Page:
I have started designing the pre-amp. Because this is my first amplifier design, I'm keeping it minimalistic. I play jazz guitar, and all I'm realy after is a good clean tone that compliments my archtop. At the moment it only has a volume control, and a baxandall tone stack with treble and bass controls. I don't want to make it much more complex than that. I decided to use a baxandall tone control after reading this page http://www.duncanamps.com/technical/tonestack.html on Duncan's Amp Pages.

I have included the schematic so far. I'm using a mosfet input buffer to get a high input impedance, to conserve whatever tone the pickups are outputting. This stage does not actually amplify the signal, because the input voltage for the 40W gainclone stage is not to exceed 1V, according to the datasheet. With my humbucking pickups, I can get over 2V out of them when i strum hard, and this would cause clipping. I designed the pre-amp for a maximum input voltage of 3V, incase some effects unit before it amplified the guitar further. With 3V on the input to the pre-amp, the output to the power section is about 1V.

Now, as you know, i'm a student, and I don't have experience in this field. The reason I am posting the schematic is so that I can learn what is wrong with it and how to improve upon it, so any comments are definately welcome!

N.B. The sets of resistors (Bass1, Bass2) and (Treble1, Treble2) are realy potentiometers; my program does not have pots so i used these instead.

Once again, Thankyou so much for your reply!
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Old 30th September 2004, 08:40 AM   #4
Enzo is offline Enzo  United States
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Remember, if you use American circuits in Australia, they must be operated upside down.


Just kidding, that's my favorite down under joke.

The LM3875 is a good chip. Many if not most of the small amps I see use the TDA2040. The same family also includes the TDA 2030 and 2050. Last two digits reflecting potential power out. These come in a 5 leg TO-220 package, which is easy to mount and wire in. Look up the TDA2040 and check it out.

More than you need, but interesting anyway is the TDA7293.

AS a student, none of this has to be permanent. With separate preamps and power amps you can upgrade either end when you feel like it.

Your design looks good to me, I must admit I am not real experienced with MOSFETs. HAve you considered doing a similar design with JFETs, just to be scientific? FETs will emulate tubes better than bipolars. Most amps use op amps rathre than transistors anyway - in the commercial marketplace. Daily I mostly see op amps and tubes.

If you write to Peavey and get the schematic for the Rage/Blazer you will see a basic little amp that sounds pretty good done with bipolars in Darlington. This is meant to emulate tubes somewhat. If you ask for ir, make sure to specify the "Transtube" version. They have made several versions of amops with those names. It might also be informative since hte r=two amps are identical except the Blazer has a reverb. Something you may want to add at some point.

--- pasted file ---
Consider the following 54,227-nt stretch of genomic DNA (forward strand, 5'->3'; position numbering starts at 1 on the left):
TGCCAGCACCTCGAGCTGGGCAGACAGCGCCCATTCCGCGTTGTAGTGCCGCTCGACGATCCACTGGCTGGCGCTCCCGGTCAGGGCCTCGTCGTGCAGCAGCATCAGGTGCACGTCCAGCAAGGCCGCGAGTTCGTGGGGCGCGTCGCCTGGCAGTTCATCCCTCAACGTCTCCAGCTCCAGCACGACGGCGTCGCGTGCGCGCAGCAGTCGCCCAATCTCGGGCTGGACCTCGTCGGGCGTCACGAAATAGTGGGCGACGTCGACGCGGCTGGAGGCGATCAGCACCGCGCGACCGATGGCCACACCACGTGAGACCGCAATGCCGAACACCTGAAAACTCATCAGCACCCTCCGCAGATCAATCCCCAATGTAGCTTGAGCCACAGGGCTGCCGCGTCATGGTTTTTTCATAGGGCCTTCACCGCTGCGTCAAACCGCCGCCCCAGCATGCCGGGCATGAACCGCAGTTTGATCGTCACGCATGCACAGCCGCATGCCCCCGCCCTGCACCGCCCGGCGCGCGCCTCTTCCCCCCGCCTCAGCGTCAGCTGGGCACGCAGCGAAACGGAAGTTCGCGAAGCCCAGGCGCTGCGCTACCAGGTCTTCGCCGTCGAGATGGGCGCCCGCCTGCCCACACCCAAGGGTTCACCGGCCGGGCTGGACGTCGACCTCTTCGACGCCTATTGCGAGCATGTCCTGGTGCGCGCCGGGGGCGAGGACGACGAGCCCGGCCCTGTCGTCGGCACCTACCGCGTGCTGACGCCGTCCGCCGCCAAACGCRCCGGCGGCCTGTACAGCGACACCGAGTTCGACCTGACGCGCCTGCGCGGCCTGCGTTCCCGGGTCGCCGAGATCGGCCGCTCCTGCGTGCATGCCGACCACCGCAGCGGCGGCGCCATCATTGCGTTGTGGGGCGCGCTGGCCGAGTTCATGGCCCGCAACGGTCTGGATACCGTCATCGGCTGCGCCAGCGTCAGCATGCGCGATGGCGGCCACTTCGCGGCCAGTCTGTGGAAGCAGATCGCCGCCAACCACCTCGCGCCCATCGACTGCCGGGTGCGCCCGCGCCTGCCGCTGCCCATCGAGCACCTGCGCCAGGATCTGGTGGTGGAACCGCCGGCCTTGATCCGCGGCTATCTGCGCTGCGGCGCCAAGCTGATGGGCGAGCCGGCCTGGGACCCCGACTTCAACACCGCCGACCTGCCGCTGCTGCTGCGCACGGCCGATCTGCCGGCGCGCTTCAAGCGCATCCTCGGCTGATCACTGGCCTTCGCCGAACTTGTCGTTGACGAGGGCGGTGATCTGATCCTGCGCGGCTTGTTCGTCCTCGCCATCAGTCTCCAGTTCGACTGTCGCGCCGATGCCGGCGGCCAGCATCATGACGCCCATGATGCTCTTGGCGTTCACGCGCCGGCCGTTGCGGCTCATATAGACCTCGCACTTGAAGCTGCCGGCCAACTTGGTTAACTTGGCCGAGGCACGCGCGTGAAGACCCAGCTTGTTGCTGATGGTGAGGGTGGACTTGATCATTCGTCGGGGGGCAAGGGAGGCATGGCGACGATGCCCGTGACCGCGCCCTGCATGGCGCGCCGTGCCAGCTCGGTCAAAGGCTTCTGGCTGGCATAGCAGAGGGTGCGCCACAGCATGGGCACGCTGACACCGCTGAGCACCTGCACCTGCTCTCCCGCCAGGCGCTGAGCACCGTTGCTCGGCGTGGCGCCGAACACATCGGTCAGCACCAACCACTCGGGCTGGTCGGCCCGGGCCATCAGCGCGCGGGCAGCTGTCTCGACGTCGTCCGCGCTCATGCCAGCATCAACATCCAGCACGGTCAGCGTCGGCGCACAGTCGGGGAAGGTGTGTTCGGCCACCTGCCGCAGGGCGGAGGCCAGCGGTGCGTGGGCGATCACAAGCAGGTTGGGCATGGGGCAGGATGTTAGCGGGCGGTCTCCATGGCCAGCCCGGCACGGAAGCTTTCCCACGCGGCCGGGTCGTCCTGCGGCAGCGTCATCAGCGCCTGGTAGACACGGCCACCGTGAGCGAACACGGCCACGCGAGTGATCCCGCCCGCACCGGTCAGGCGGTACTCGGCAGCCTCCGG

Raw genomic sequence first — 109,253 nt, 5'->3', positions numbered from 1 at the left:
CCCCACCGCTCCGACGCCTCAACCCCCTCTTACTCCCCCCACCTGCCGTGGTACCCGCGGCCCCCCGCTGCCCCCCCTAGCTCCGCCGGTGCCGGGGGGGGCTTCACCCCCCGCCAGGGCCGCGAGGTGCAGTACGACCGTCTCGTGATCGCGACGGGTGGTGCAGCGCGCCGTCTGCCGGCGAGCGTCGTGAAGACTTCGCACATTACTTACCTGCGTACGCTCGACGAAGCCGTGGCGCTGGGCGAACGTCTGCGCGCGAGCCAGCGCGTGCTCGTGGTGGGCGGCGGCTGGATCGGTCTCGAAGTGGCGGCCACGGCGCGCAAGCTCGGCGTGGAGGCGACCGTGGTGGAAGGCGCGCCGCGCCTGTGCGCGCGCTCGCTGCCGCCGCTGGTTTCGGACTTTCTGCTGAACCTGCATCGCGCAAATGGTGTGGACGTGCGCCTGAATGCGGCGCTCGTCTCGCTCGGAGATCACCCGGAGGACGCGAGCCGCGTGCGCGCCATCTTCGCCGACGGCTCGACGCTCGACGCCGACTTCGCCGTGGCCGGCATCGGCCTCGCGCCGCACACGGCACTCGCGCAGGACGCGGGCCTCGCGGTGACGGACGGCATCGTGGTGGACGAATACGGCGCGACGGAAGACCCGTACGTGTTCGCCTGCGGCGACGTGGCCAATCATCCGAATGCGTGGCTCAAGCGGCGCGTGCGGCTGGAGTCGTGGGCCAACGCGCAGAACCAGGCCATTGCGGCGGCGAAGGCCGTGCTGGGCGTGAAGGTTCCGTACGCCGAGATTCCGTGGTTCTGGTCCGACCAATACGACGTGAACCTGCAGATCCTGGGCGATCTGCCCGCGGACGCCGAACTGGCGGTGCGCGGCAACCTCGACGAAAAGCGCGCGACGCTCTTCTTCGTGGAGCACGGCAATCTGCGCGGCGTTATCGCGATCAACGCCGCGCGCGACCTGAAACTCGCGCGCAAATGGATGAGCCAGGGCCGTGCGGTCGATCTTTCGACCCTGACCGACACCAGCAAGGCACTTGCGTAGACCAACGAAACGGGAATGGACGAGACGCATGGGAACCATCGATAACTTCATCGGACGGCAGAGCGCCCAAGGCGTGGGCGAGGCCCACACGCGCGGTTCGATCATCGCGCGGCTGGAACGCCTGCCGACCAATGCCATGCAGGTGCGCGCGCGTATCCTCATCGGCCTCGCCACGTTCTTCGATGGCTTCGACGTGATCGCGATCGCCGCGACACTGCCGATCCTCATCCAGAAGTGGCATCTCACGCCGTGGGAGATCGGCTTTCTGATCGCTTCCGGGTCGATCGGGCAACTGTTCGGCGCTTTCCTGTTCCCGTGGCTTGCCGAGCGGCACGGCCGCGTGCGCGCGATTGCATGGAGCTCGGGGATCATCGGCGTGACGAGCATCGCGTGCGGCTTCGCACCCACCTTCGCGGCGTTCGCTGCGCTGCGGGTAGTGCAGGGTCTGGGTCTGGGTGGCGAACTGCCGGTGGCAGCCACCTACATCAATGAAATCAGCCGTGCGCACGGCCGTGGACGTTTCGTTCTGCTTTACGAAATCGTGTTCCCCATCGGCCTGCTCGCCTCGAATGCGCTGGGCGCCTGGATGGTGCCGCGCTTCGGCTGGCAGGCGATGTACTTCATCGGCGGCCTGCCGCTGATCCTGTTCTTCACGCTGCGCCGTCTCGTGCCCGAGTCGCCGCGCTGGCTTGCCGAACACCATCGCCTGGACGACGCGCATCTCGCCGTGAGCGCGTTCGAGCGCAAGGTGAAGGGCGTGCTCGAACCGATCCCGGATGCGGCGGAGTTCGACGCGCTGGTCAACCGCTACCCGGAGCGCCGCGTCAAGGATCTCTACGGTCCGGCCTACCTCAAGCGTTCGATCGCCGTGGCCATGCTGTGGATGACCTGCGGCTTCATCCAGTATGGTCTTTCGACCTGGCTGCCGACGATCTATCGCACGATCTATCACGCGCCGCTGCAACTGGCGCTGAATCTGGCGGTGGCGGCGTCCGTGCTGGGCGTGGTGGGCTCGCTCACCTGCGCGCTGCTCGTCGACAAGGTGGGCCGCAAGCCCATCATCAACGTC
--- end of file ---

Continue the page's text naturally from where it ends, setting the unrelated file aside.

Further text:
A lot of the small practice amps sound crappy because they have a tiny crappy speaker. it is amazing how much better these little things sound through a nice full size speaker. The speaker is an important part of the sound, as I mentioned.

SOmething to consider. Whatever the output signal voltage winds up being, you can always pad it down before you send it to the power amp. (Does you rpower amp actually clip at 1V? Or can you peak over that?) Though the guitar can output a strong signal when strummed, much of the gentle picking results in a small signal. The smaller signal is that much closer to the noise floor. Your amp will be amplifying the noise along with the signal.

Generally we expect a pretty good level of gain at the first stage to elevate the signal over the noise floor. The EQ is passive, so it is cut only, there is no boost. Setting the controls at mid point does not result in boost as you turn them up, it just cuts less. SO the tone stack represents a large level loss, and the stage after it is ther to recover the signal level. The noise will always be there, but if the signal is many db louder, the noise will be masked. SO in general it is good to get some initial gain to give you enough level to work with.

Is that circuit running on 18VDC? if so, you have the room for almost 9V peak of signal before clip. Or do I misunderstand the design? DOn't worry about the output level, you can adjust it afterwards with a simple pot. Or is R12 already a pot?

I notice you bypassed the R7. Bypassing R5 would have an effect on gain and low end response. COnsider bypassing with a couple different cap values as an experiment. I am not suggesting it needs them, but it might be instructive to watch the effect. Again, I am not a FET guy, but in tubes and other devices this is the expected result.

Tell us how this works once you build it.
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Old 30th September 2004, 07:21 PM   #5
stroy05 is offline stroy05  United States